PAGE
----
EDITOR NOTE: Consent orders following 2016 fake accounts scandal, have Wells Fargo walking on "eggshells:" hundreds of independent used car stores were told that the bank is dropping them as customers. Not being able to grow its balance sheet "hasn't been easy."
Wells Fargo is tapping the brakes on its auto loan business, CNBC has learned exclusively.
The bank, one of the biggest lenders for new and used car purchases in the U.S., sent letters to hundreds of independent auto dealerships last month telling them that the San Francisco-based company was dropping them as a customer, according to people with knowledge of the situation.
A Wells Fargo spokeswoman confirmed that the bank, which only makes auto loans through car dealerships, will no longer accept loan applications from most independent shops. Independent dealerships typically sell used cars, unlike franchise dealerships that focus on new vehicles from specific manufacturers.
The bank had “an obligation to review our business practices in light of the economic uncertainty presented by COVID-19 and have let the majority of our independent dealer customers know that we will suspend accepting applications from them,” Natalie Brown, the spokeswoman, said in an email. “The independent dealers we will continue doing business with are those with deep, long-standing relationships with Wells Fargo.”
The move follows Wells Fargo’s retrenchment from parts of the mortgage market as the coronavirus pandemic took hold in the U.S. The bank is operating under a dozen consent orders tied to its 2016 fake accounts scandal, and one of those orders, from the Federal Reserve, limits the bank’s ability to grow its balance sheet until it fixes compliance shortcomings.
That limitation stung Wells Fargo after the pandemic drove commercial clients to take billions of dollars in credit lines and loans, moves that strained the firm’s regulatory asset cap. CEO Charlie Scharf, a former acolyte of JPMorgan Chase CEO Jamie Dimon who joined in October to clean up the mess, noted last week in a conference call that the constraint “hasn’t been easy” on the bank.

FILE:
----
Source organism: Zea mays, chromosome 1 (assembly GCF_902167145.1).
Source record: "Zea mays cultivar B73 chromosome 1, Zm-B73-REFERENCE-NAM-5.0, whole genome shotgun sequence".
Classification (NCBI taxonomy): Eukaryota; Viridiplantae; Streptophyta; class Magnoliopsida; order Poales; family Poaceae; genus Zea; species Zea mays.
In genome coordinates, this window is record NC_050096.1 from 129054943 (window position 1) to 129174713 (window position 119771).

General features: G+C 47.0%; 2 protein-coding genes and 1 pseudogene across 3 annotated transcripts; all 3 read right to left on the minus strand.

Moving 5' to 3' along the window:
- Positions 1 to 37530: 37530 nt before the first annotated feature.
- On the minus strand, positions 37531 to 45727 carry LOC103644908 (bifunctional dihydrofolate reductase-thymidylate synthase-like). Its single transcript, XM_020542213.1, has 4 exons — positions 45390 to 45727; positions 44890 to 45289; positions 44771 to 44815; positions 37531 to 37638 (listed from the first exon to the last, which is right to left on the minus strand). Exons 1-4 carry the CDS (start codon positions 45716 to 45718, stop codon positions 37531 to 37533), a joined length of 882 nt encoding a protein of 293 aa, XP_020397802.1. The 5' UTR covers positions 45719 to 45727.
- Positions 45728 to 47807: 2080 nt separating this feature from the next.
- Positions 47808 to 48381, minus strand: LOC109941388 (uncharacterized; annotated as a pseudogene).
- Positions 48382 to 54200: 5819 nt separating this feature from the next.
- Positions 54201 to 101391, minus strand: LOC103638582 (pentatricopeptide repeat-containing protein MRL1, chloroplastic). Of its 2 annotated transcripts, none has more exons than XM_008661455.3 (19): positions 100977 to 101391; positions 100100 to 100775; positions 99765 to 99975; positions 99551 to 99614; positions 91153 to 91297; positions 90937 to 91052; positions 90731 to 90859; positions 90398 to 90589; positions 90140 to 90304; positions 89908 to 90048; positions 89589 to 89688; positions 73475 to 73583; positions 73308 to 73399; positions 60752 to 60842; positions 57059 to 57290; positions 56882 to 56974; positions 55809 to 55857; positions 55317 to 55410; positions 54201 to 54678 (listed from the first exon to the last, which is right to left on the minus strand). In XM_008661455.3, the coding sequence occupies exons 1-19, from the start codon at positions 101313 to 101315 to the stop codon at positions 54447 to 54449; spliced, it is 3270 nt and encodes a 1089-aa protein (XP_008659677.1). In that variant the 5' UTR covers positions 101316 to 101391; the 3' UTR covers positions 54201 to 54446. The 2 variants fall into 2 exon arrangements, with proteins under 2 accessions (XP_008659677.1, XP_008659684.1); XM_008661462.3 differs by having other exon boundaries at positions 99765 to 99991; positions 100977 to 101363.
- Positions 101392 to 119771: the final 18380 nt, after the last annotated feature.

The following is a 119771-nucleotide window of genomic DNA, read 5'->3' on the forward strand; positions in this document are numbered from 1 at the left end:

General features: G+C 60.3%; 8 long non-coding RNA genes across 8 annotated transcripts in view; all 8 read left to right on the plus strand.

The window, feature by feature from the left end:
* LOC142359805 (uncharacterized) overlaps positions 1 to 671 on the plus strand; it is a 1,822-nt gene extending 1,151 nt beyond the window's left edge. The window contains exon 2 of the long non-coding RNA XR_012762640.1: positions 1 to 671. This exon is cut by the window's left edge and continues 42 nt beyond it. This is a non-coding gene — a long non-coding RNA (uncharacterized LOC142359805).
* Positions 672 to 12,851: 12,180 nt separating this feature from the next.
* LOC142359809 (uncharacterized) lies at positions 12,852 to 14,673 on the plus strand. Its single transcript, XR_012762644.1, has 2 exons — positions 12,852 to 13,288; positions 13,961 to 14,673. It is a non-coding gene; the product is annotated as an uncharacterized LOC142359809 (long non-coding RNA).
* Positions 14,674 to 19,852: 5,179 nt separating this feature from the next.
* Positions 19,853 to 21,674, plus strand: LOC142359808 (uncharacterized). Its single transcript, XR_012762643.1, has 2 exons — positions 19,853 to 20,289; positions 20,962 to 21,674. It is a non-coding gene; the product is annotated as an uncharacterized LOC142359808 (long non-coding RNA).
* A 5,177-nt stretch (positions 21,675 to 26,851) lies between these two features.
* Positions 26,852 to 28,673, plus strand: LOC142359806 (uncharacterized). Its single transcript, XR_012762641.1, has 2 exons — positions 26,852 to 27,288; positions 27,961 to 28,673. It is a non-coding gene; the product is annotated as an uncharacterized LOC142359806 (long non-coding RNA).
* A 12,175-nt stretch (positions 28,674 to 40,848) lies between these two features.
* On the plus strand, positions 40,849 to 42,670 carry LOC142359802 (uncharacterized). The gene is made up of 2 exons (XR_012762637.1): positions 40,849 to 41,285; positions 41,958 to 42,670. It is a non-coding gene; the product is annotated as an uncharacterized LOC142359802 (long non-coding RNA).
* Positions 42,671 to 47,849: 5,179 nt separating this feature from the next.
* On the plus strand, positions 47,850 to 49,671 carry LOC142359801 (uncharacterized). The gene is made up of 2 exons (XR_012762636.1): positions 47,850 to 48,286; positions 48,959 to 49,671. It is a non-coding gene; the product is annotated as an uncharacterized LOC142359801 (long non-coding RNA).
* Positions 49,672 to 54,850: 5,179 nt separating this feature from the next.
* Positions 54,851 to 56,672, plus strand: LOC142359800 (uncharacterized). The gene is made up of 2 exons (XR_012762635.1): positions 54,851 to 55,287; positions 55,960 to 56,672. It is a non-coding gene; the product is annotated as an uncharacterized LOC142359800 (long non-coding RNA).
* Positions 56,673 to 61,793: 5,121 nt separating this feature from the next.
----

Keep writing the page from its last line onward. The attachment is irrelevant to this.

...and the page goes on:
“We’ve had to take substantial actions to get down below the cap,” Scharf said. “We’ve obviously not been able to grow. We’ve been there to serve customers who are longstanding customers who have committed facilities with us. But there are a bunch of things that we haven’t been able to do because the asset cap.”
Still, the move was more related to concern about the credit quality of loans made by independent dealerships rather than the asset cap, according to a person with knowledge of the bank’s operations.
Before the pandemic took hold, Wells Fargo had actually been growing its auto lending business. The company revamped the unit in 2018 after paying a $1 billion fine to the Consumer Financial Protection Bureau for selling customers unnecessary auto insurance.
Since then, the company has steadily expanded the auto loans it held to $48.6 billion at the end of March, the bank’s second biggest category of consumer loans after mortgages. Auto loan origination climbed 19% in the first quarter to $6.5 billion, “reflecting our renewed emphasis on growing auto loans following the restructuring” of that business, the bank said in April.
Independent shops make up less than 10% of the 11,000 dealers Wells Fargo uses to sell auto loans, according to the person with knowledge of bank operations.
Wells Fargo has also been stepping back from parts of the mortgage market since the pandemic began this year. The bank told mortgage personnel that it was “temporarily” halting all new home equity lines of credit after April 30, CNBC first reported.
When analysts asked CFO John Shrewsberry in April why the bank was pulling back from the market, he said it was “one of the levers that we’re using to manage living under the asset cap” rather than concern about loan defaults.
Originally posted on CNBC